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    1. It’s amazing how influential a favourite character can be. It’s still true today. I can think of one or two characters who I have got to ‘know’ through series who have made me rethink the way I do things or pushed me into new ventures. None, though, have been as influential as Barney.

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  7. My 4yo is in full blown Noddy phase and I can’t bear to add any more Enid Blyton to my life right now. Have you seen the biopic “Enid” with Helena Bonham Carter? It really made a lasting impression on me.

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    1. My mom had the same relationship with Blyton, although I think it was the Little Mary Mouse books which responsible rather than Noddy. By the time Noddy entered my life I was reading for myself. I haven’t seen Enid, but I shall,definitely look out for it, if only because I am a great Bonham Carter fan.

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  8. I had forgotten all about this series, until you mentioned the monkey. 🙂 Thanks for the reminder. Boy, was I frightened when I read these books. You are right, there’s much more danger here than there was for the Famous Five. I have to say that, thankfully, I never felt pushed into any gender-specific behavior because of reading Blyton, although I would still be hesitant to either re-read the books today or pass them on to my daughters.

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    1. I can’t say I was effected in any gender way, either, but I suspect I was lucky in that respect in as much as I didn’t have any brothers. No one ever tried to cast me in the role of housekeeper in the way Roger does with Diana.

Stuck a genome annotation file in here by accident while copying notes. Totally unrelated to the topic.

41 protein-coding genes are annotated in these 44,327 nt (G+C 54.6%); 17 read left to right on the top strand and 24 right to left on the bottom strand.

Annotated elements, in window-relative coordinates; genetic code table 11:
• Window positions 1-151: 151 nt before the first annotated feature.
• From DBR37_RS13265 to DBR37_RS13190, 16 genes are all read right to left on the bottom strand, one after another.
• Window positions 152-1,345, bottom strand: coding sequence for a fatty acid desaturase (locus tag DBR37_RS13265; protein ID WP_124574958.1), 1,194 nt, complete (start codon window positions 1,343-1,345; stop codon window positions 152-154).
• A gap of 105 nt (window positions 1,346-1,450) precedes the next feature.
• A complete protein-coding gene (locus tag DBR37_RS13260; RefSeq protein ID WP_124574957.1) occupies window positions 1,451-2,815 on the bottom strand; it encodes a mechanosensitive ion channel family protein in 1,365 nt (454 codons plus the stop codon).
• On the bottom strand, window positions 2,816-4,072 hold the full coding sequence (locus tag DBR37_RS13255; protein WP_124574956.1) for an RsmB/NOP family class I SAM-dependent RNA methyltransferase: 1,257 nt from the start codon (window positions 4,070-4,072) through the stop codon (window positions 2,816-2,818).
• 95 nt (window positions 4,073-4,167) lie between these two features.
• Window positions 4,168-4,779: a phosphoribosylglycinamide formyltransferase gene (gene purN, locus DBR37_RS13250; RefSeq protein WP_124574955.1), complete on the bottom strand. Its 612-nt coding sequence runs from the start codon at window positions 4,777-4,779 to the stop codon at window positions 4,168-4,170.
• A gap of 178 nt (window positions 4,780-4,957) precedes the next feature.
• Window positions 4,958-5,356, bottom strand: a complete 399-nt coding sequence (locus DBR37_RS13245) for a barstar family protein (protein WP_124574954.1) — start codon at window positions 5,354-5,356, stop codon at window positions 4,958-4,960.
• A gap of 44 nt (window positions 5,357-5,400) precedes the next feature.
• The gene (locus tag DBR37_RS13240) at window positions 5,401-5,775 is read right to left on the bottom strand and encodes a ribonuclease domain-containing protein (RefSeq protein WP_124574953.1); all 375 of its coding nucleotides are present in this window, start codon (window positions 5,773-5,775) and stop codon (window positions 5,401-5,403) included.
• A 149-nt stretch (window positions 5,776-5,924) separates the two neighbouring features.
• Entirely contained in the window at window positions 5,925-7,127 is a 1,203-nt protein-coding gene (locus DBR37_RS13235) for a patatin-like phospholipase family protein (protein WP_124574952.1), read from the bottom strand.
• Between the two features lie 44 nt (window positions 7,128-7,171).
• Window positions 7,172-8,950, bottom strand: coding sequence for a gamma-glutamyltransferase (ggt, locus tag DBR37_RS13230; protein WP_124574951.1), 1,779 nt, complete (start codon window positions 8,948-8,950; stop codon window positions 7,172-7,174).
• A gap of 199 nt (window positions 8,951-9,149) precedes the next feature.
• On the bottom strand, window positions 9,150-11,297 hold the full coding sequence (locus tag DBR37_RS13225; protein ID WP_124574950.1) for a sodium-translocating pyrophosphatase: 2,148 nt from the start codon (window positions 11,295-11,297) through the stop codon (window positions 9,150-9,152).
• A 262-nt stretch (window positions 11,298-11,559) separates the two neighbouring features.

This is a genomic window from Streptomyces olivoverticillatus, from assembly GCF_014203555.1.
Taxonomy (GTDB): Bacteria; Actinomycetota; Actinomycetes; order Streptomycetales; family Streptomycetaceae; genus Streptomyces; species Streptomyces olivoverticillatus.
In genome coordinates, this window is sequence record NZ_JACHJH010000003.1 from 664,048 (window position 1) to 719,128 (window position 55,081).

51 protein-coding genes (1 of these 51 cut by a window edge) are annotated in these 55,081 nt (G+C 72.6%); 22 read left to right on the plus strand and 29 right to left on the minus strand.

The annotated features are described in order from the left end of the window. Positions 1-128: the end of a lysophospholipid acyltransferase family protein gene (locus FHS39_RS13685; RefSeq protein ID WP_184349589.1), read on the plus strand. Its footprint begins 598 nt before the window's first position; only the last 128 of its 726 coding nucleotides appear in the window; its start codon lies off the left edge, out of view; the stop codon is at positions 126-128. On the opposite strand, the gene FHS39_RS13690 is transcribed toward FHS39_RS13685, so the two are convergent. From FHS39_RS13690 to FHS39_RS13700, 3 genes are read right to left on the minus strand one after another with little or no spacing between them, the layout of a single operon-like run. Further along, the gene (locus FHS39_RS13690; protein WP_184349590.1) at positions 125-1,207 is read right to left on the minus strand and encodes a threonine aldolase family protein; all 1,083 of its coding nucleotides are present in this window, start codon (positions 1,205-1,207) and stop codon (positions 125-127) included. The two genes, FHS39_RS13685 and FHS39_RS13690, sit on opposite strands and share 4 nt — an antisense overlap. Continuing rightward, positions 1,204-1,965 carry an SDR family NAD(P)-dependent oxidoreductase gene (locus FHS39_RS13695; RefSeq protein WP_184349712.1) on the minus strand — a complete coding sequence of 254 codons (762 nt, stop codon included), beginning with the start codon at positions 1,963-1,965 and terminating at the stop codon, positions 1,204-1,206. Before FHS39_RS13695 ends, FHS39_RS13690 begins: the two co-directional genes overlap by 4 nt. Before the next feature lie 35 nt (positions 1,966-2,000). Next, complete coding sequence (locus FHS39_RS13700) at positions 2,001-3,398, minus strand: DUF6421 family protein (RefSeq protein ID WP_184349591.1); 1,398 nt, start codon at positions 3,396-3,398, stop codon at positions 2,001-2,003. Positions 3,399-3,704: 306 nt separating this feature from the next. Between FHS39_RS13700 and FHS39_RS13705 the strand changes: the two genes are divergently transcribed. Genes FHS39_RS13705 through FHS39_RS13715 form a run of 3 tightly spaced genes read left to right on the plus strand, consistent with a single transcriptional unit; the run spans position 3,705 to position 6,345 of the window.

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  9. A Scottish friend had me read Enid Blyton, with a warning about how dated it can be, but without the nostalgia I wasn’t able to push through. That being said I’m glad it hasn’t lost its charm for you! I think I would feel the same way if I went back to, say, the Little House on the Prairie series. No one can take our childhood reading away from us. 🙂

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  10. Despite having a huge treasure trove of Enid Blyton stories under my belt this isn’t one I actually encountered. How lovely that it was this book that inspired you to see Shakespeare and for all the snobbishness and the attitudes of their time I really don’t think children absorb those messages anywhere as much as they make the adults wince – who can resist a good picnic after all?

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  11. What a lovely post! So nostalgic. I used to enjoy the Endid Blyton’s description of food at picnics. I was salivating once when I read about The Famous Five devouring shrimp paste and I am a vegetarian! 😊

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    1. Don’t worry about the typo -we all make them. The thing that amazes me is just where all this food came from. We were still on rationing at the time this was written and the Famous Five series began even earlier. I start to wonder if Miss Blyton’s characters weren’t responsible for some of the food shortages inflicted on the rest of us 😉